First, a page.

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Attention-deficit/hyperactivity disorder (ADHD)

Updated: Jun 13, 2020


With the level of spirituality in Nigeria, a child that zones in and out of conversations, forgets and misplaces belongings and performs badly in school can be dubbed a cursed child. If the child in addition, shows excessive energy, such as running about inappropriately and has destructive behaviors, they may be referred to as possessed and sent off for prayer and deliverance sessions. In a situation where the person interrupts conversations consistently, or is unable to wait their turn (e.g. staying in a queue), the individual might be described as unruly or badly raised. These different scenarios, are some of the presentations of a common but rarely discussed and diagnosed childhood mental condition, called Attention Deficit/Hyperactivity Disorder (ADHD)


ADHD falls under the classification of Neurodevelopmental disorders. It is a mental disorder “characterized with attention deficits, hyperactivity, or impulsiveness.” The onset of ADHD is at childhood, with certain criteria being present before adolescent years, or 12 years of age to be specific, and these symptoms should be manifested in more than one setting (e.g., home and school, place of worship).


According to the DSM-5 manual, the prevalence of ADHD in most cultures is tagged at about 5% of children and 2.5% of adults. In African countries, the prevalence of ADHD in the child population varies between 5.4% to 8.7%. In Nigeria the prevalence of ADHD among children is tagged about 3.2%. The prevalence of ADHD also differs in Nigeria, one study carried out in urban areas of South-West and South-South, showed 8.7%, versus 7.6% respectively. However, a rural study showed a prevalence of 6%, a similar rate to the Urban samples.


No single cause is known, however the aetiology of ADHD can be divided into two, environmental and Genetic causes.

Environmental causes include: children born with low birth weight (in most cases however, children born with low birth weight don’t manifest the symptoms of ADHD); smoking during pregnancy has also been associated with the onset of ADHD in children; a small number of the population of ADHD is related to the type of diet.

ADHD is seen to run in families, thus a history of ADHD in a parent, increases the risk in children.


There are three types of ADHD. This classification is dependent on the prominence of the symptoms manifested in the individual. These types include: the inattentive type, the hyperactive/ impulsive type, and the third type is a combination of the first two.

The inattentive type include individuals or children that have limited attention span. As a result of their inattentiveness, children within this group, often find it difficult to remember or follow through with activities (lectures or play tasks), instructions. They often show dislike for activities that require a lot of mental efforts, and can be careless with their properties.

The hyperactive/impulsive type, include individuals or children that show excessive use of motor skills, or feelings of restlessness (in adults). An individual with hyperactive/impulsive ADHD may struggle with situations that require maintaining position for a long time; so they are seen to squirm or fidget a lot, they run about and climb when expected to sit. They can be perceived as rude, as they could jump right into conversations, blurt out answers before the question is completed or use things without the permission of the owners.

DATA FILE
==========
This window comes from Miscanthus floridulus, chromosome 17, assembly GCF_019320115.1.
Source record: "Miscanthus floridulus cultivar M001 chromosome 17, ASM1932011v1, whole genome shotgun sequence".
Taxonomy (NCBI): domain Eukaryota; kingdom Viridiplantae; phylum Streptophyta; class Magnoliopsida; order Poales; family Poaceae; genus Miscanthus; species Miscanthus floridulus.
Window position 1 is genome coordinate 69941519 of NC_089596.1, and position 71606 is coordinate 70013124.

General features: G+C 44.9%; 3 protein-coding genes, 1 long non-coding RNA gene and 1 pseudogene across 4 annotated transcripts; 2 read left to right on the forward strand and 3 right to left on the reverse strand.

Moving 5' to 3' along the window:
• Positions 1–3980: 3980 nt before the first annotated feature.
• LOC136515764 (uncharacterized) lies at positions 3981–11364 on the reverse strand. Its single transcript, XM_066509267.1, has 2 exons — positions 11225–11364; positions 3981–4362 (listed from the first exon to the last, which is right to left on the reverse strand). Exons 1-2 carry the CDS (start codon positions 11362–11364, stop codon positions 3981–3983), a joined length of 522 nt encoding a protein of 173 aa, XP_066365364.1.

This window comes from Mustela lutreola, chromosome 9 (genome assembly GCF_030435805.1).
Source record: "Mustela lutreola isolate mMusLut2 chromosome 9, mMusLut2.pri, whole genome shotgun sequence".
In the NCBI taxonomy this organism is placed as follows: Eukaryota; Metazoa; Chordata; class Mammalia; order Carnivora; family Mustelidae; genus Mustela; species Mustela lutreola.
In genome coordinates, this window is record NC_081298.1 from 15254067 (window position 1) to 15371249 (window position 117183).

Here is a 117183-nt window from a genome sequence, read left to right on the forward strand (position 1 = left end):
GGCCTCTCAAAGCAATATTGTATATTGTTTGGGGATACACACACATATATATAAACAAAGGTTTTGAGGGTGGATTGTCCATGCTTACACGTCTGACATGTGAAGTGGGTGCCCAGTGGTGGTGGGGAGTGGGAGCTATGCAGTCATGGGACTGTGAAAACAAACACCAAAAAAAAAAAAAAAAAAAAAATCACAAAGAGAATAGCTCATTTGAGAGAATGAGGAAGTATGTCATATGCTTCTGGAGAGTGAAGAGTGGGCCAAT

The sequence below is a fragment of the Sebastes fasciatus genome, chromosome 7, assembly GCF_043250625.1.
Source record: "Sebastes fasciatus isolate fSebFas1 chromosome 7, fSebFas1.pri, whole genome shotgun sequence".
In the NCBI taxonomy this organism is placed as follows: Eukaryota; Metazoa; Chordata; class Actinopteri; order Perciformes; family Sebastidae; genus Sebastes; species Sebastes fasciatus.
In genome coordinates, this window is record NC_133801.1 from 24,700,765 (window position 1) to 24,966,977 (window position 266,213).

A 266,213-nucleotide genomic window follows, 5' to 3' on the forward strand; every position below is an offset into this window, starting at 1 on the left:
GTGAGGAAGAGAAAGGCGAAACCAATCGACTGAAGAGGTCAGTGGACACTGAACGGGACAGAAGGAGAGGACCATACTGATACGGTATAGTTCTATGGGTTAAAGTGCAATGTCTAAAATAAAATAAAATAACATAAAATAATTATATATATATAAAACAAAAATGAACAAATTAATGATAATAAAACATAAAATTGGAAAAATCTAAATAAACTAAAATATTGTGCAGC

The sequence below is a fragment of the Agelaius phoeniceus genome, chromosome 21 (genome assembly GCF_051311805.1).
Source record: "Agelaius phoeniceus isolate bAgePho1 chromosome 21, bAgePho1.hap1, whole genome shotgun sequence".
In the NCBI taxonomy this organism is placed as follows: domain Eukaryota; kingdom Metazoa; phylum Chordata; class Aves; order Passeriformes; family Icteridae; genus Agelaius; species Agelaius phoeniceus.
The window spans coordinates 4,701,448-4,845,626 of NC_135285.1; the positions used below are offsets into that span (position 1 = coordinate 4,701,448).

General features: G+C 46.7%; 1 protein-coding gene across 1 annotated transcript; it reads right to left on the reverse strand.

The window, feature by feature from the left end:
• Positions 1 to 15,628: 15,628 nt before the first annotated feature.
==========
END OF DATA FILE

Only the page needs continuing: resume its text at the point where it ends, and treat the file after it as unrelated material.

The combined type includes individuals that manifest the criteria for the inattentive group and the hyperactive/impulsive group.


ADHD begins in childhood, and could persist into adolescent and adult years. The problem with making a diagnosis in adulthood is the unreliable information, regarding the onset of ADHD symptoms in childhood, hence diagnosis of ADHD in adulthood accepts information from other family members. The symptoms of ADHD in adulthood may slightly differ, as inattention, impulsivity persist, while hyperactivity diminishes or is hardly present. Other symptoms include temper outburst over little or no provocation, low threshold for frustration, poor self organization.


  • The treatment of ADHD begins with a Diagnosis from a mental health expert (Child psychiatrist or a clinical psychologist)

  • The treatment of Attention Deficit/Hyperactivity Disorder, is carried out with the use of medication, and psychotherapy.

  • Pharmacological therapy includes the administration of stimulants, selective norepinephrine reuptake inhibitors, and antidepressants. The psychological therapies work towards improving the behavior of the child with ADHD.

  • Therapy such as Cognitive-Behavior Therapy (CBT) is effective in the treatment of ADHD.

  • Family training is also included to help the family, cope with the individual with ADHD, and also improve relationships.

  • Individuals with ADHD are also placed under dietary supplements.

ADHD affects children, and can persist beyond adolescent years into Adulthood. If not managed or treated, ADHD could cause impairment in major life domains , resulting in underachievement. This condition affects personal relationships, academic performances and social interactions.

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